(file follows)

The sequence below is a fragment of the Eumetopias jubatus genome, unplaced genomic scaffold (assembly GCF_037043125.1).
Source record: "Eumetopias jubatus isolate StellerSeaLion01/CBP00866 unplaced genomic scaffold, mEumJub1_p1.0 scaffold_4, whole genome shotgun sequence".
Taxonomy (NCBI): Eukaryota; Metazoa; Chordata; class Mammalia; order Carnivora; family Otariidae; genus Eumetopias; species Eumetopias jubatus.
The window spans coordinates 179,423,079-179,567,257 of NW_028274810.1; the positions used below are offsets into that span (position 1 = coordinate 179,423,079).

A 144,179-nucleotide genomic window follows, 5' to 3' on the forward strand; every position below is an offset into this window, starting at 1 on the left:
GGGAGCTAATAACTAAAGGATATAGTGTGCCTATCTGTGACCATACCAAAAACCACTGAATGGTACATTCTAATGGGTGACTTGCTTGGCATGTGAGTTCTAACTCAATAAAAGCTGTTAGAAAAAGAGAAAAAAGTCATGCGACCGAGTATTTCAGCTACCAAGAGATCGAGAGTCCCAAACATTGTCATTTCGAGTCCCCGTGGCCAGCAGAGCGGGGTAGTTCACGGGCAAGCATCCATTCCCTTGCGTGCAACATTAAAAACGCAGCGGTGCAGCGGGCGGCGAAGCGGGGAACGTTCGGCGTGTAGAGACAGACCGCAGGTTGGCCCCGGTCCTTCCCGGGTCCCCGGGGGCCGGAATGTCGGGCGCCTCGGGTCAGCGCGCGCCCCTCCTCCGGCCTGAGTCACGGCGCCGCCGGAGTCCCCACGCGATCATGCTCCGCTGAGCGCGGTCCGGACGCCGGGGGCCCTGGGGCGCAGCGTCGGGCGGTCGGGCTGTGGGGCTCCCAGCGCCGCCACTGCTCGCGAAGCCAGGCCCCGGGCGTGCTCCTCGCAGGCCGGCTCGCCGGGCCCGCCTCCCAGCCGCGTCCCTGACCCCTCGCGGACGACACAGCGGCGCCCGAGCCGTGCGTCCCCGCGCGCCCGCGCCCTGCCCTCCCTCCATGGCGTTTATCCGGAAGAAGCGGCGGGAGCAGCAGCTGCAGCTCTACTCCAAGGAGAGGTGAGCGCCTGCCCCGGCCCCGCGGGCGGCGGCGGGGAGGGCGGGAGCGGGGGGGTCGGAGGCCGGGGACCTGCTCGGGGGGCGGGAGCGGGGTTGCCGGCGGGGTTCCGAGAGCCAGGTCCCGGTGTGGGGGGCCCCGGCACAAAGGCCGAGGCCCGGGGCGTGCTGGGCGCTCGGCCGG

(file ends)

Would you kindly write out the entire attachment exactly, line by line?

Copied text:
The sequence below is a fragment of the Eumetopias jubatus genome, unplaced genomic scaffold (assembly GCF_037043125.1).
Source record: "Eumetopias jubatus isolate StellerSeaLion01/CBP00866 unplaced genomic scaffold, mEumJub1_p1.0 scaffold_4, whole genome shotgun sequence".
Taxonomy (NCBI): Eukaryota; Metazoa; Chordata; class Mammalia; order Carnivora; family Otariidae; genus Eumetopias; species Eumetopias jubatus.
The window spans coordinates 179,423,079-179,567,257 of NW_028274810.1; the positions used below are offsets into that span (position 1 = coordinate 179,423,079).

A 144,179-nucleotide genomic window follows, 5' to 3' on the forward strand; every position below is an offset into this window, starting at 1 on the left:
GGGAGCTAATAACTAAAGGATATAGTGTGCCTATCTGTGACCATACCAAAAACCACTGAATGGTACATTCTAATGGGTGACTTGCTTGGCATGTGAGTTCTAACTCAATAAAAGCTGTTAGAAAAAGAGAAAAAAGTCATGCGACCGAGTATTTCAGCTACCAAGAGATCGAGAGTCCCAAACATTGTCATTTCGAGTCCCCGTGGCCAGCAGAGCGGGGTAGTTCACGGGCAAGCATCCATTCCCTTGCGTGCAACATTAAAAACGCAGCGGTGCAGCGGGCGGCGAAGCGGGGAACGTTCGGCGTGTAGAGACAGACCGCAGGTTGGCCCCGGTCCTTCCCGGGTCCCCGGGGGCCGGAATGTCGGGCGCCTCGGGTCAGCGCGCGCCCCTCCTCCGGCCTGAGTCACGGCGCCGCCGGAGTCCCCACGCGATCATGCTCCGCTGAGCGCGGTCCGGACGCCGGGGGCCCTGGGGCGCAGCGTCGGGCGGTCGGGCTGTGGGGCTCCCAGCGCCGCCACTGCTCGCGAAGCCAGGCCCCGGGCGTGCTCCTCGCAGGCCGGCTCGCCGGGCCCGCCTCCCAGCCGCGTCCCTGACCCCTCGCGGACGACACAGCGGCGCCCGAGCCGTGCGTCCCCGCGCGCCCGCGCCCTGCCCTCCCTCCATGGCGTTTATCCGGAAGAAGCGGCGGGAGCAGCAGCTGCAGCTCTACTCCAAGGAGAGGTGAGCGCCTGCCCCGGCCCCGCGGGCGGCGGCGGGGAGGGCGGGAGCGGGGGGGTCGGAGGCCGGGGACCTGCTCGGGGGGCGGGAGCGGGGTTGCCGGCGGGGTTCCGAGAGCCAGGTCCCGGTGTGGGGGGCCCCGGCACAAAGGCCGAGGCCCGGGGCGTGCTGGGCGCTCGGCCGG